Public access or right to roam was a founding principle of CPRW that went on to see the creation of Wales’s National Parks and Areas of Outstanding Natural Beauty. Since that time, we have seen the introduction of legislation like the Countryside and Right of Way Act 2000 and the wider recognition that being out in nature is beneficial for people’s physical and mental health.
The advent of COVID, lockdowns and social distancing emphasised the importance of access to our countryside, known as green and blue spaces, both for their well-being and mental health benefits.
CPRW strongly support the right to access our countryside and are also supportive of ‘active travel’. In 2023 we joined the Senedd’s Cross-Party Group on Active Travel and will work with the likes of Ramblers Cymru, the Open Spaces Society and Sustrans to advocate for the creation of more active travel routes to enable people to seek our healthier ways of travelling around their community.
CPRW also recognises that in rural settings active travel may not be as accessible or convenient as semi-rural or urban areas, but it is important to include rural areas in discussions about active travel routes as these can also aid tourism potential in areas.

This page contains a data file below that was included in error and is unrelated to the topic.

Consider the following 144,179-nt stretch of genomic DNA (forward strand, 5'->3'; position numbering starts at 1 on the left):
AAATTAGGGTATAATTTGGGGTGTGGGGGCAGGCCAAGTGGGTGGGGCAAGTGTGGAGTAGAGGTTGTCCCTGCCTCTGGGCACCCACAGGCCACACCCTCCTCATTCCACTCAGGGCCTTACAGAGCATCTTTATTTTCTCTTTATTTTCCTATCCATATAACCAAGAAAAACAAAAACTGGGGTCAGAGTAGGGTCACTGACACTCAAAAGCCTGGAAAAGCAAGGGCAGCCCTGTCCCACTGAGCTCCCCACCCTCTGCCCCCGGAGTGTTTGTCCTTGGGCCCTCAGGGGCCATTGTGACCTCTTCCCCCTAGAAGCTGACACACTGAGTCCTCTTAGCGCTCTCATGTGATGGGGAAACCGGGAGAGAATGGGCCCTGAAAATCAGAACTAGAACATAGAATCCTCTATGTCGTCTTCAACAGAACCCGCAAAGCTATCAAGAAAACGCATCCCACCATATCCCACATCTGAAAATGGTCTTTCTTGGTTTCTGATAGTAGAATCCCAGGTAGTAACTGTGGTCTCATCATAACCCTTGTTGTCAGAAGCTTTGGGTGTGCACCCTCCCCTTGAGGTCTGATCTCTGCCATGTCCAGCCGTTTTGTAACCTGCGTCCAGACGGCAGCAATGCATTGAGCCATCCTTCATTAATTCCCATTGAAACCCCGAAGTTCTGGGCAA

CPRW are actively supporting the creation of new National Parks and is campaigning along side the Cambrian Mountains Society to secure an AONB and eventual National Park in the Clwydian Ranges of North Wales.
We work closely with our friends and fellow members of the Wales Environment Link, such as Ramblers Cymru, British Mountaineering Council, and the Campaign for National Parks to advocate for further access to the countryside, improving walking rights of way and making the countryside as accessible as possible.
CPRW also works with the farming sector to remind the public to follow the countryside code, treat the land with respect and do not endanger livestock or damage crops. CPRW is a participant in Natural Resources Wales’s review into the Countryside Code.